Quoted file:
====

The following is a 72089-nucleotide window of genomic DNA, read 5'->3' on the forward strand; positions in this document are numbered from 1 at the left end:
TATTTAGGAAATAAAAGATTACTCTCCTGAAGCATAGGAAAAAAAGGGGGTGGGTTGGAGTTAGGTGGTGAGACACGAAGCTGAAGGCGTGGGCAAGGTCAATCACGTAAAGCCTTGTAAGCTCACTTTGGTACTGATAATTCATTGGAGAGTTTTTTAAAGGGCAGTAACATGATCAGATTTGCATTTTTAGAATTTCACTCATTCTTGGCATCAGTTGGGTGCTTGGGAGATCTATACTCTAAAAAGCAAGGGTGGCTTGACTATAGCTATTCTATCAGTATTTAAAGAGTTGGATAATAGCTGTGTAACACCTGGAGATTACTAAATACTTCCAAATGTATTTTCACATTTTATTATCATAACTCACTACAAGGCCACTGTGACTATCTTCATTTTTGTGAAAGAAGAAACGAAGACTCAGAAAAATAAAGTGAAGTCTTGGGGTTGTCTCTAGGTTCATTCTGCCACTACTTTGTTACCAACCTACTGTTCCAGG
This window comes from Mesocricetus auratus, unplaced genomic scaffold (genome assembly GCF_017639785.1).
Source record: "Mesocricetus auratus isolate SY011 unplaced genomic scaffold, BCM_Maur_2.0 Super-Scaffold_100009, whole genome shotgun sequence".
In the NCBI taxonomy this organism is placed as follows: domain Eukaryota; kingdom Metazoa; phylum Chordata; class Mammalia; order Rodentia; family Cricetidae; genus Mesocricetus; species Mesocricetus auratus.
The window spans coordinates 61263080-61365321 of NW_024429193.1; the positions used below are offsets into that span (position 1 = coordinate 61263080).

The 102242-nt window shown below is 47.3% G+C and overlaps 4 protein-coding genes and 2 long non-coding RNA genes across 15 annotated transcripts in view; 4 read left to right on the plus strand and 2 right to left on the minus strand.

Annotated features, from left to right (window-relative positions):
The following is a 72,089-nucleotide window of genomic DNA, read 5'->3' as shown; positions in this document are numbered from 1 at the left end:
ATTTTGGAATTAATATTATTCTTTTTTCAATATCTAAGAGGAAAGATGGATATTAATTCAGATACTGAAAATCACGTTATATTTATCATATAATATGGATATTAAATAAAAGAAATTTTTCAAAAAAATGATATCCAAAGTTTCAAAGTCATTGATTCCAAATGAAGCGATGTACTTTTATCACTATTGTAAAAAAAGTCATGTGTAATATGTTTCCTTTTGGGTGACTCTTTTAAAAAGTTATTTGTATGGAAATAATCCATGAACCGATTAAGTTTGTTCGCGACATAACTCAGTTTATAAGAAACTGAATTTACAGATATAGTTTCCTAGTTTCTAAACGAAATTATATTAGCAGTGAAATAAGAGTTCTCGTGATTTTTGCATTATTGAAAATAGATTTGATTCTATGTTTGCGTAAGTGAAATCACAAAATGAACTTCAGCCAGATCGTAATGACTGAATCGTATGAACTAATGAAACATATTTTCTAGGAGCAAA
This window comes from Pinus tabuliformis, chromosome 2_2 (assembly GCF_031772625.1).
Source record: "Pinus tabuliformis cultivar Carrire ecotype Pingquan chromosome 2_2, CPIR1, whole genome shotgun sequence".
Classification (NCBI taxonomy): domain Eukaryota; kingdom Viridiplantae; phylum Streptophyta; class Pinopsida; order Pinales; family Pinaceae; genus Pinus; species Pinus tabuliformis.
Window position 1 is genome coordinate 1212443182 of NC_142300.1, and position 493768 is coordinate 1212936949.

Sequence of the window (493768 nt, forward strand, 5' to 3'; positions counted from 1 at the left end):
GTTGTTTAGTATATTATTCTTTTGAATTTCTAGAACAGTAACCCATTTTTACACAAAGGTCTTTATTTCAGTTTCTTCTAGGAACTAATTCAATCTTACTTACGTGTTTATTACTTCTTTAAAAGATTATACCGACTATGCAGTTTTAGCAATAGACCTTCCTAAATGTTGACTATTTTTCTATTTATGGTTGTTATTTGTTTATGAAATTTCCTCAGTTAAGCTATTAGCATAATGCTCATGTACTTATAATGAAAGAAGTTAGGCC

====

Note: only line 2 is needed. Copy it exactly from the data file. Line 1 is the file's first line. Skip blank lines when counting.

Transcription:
TATTTAGGAAATAAAAGATTACTCTCCTGAAGCATAGGAAAAAAAGGGGGTGGGTTGGAGTTAGGTGGTGAGACACGAAGCTGAAGGCGTGGGCAAGGTCAATCACGTAAAGCCTTGTAAGCTCACTTTGGTACTGATAATTCATTGGAGAGTTTTTTAAAGGGCAGTAACATGATCAGATTTGCATTTTTAGAATTTCACTCATTCTTGGCATCAGTTGGGTGCTTGGGAGATCTATACTCTAAAAAGCAAGGGTGGCTTGACTATAGCTATTCTATCAGTATTTAAAGAGTTGGATAATAGCTGTGTAACACCTGGAGATTACTAAATACTTCCAAATGTATTTTCACATTTTATTATCATAACTCACTACAAGGCCACTGTGACTATCTTCATTTTTGTGAAAGAAGAAACGAAGACTCAGAAAAATAAAGTGAAGTCTTGGGGTTGTCTCTAGGTTCATTCTGCCACTACTTTGTTACCAACCTACTGTTCCAGG